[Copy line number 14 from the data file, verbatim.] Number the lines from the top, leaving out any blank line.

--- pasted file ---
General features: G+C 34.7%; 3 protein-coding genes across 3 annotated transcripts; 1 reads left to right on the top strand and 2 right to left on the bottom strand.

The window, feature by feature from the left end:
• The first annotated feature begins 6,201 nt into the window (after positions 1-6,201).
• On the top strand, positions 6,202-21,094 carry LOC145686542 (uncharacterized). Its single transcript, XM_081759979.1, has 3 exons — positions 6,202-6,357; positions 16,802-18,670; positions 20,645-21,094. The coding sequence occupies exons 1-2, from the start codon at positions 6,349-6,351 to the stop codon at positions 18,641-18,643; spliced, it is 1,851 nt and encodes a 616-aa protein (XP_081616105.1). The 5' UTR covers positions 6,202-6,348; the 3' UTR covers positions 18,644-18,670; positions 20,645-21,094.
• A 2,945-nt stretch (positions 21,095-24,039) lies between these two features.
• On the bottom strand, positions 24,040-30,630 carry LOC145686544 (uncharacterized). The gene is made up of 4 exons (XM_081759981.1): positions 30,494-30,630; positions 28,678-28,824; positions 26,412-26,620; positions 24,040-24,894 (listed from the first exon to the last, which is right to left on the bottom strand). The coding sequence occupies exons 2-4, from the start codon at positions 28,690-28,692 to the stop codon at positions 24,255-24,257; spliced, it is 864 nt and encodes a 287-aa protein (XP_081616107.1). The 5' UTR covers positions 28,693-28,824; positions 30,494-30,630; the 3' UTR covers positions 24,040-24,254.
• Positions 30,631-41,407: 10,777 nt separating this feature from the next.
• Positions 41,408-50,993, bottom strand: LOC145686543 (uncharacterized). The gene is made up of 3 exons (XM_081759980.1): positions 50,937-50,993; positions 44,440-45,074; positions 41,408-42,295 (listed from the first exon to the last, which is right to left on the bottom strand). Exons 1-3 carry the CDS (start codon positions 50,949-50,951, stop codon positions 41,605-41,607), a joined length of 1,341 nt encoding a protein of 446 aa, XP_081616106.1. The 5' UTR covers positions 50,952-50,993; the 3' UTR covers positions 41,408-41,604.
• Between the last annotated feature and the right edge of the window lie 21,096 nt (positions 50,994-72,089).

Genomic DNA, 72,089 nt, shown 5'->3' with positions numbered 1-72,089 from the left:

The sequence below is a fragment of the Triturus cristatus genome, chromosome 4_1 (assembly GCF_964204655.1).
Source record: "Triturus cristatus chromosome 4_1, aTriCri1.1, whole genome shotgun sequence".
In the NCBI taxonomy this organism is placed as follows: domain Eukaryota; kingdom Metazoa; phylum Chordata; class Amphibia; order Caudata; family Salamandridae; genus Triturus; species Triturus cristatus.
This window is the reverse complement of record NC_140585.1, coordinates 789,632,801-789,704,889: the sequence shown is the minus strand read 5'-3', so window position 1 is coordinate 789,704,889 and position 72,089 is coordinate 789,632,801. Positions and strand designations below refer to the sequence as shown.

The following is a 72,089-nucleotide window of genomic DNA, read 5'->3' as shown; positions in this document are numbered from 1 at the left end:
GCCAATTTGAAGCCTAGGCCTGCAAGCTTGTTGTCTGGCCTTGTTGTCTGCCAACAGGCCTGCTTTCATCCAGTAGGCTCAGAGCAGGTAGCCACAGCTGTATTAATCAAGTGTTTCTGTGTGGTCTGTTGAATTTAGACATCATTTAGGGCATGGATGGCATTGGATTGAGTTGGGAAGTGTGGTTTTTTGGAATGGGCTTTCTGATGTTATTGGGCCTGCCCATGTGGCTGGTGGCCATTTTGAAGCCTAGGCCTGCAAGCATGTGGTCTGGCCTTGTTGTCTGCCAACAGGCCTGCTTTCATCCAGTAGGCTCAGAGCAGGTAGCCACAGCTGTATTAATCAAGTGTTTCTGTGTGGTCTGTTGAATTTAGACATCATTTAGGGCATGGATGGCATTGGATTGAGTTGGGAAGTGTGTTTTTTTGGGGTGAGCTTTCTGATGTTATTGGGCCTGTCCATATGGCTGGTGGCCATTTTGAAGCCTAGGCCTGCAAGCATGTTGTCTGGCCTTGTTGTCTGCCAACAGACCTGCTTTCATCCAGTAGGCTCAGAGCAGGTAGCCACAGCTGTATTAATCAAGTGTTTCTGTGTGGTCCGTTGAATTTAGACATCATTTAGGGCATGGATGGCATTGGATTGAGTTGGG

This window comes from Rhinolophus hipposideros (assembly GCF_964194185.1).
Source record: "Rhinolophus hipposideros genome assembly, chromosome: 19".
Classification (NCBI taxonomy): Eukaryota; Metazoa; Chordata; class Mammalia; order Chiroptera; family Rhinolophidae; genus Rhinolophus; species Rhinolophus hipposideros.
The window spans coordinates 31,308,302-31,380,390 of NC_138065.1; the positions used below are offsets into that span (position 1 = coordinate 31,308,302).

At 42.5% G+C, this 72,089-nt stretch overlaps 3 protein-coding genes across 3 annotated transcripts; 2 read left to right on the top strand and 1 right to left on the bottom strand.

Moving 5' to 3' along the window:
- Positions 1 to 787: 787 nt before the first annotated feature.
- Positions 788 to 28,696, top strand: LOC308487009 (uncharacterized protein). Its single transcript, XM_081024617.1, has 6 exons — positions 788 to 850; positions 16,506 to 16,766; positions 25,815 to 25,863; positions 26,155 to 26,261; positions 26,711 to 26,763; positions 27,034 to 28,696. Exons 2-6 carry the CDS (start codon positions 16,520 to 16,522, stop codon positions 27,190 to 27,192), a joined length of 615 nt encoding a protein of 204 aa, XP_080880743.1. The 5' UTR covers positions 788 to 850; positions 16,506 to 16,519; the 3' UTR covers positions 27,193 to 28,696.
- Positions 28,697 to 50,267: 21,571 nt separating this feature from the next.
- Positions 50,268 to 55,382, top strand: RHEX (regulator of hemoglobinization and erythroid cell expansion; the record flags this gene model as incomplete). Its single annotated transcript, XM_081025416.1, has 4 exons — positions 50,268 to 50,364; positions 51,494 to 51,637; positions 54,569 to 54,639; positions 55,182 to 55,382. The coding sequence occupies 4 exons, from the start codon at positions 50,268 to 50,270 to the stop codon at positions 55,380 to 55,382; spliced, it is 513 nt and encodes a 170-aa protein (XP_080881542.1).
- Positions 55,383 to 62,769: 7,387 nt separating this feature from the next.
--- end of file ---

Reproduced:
This window is the reverse complement of record NC_140585.1, coordinates 789,632,801-789,704,889: the sequence shown is the minus strand read 5'-3', so window position 1 is coordinate 789,704,889 and position 72,089 is coordinate 789,632,801. Positions and strand designations below refer to the sequence as shown.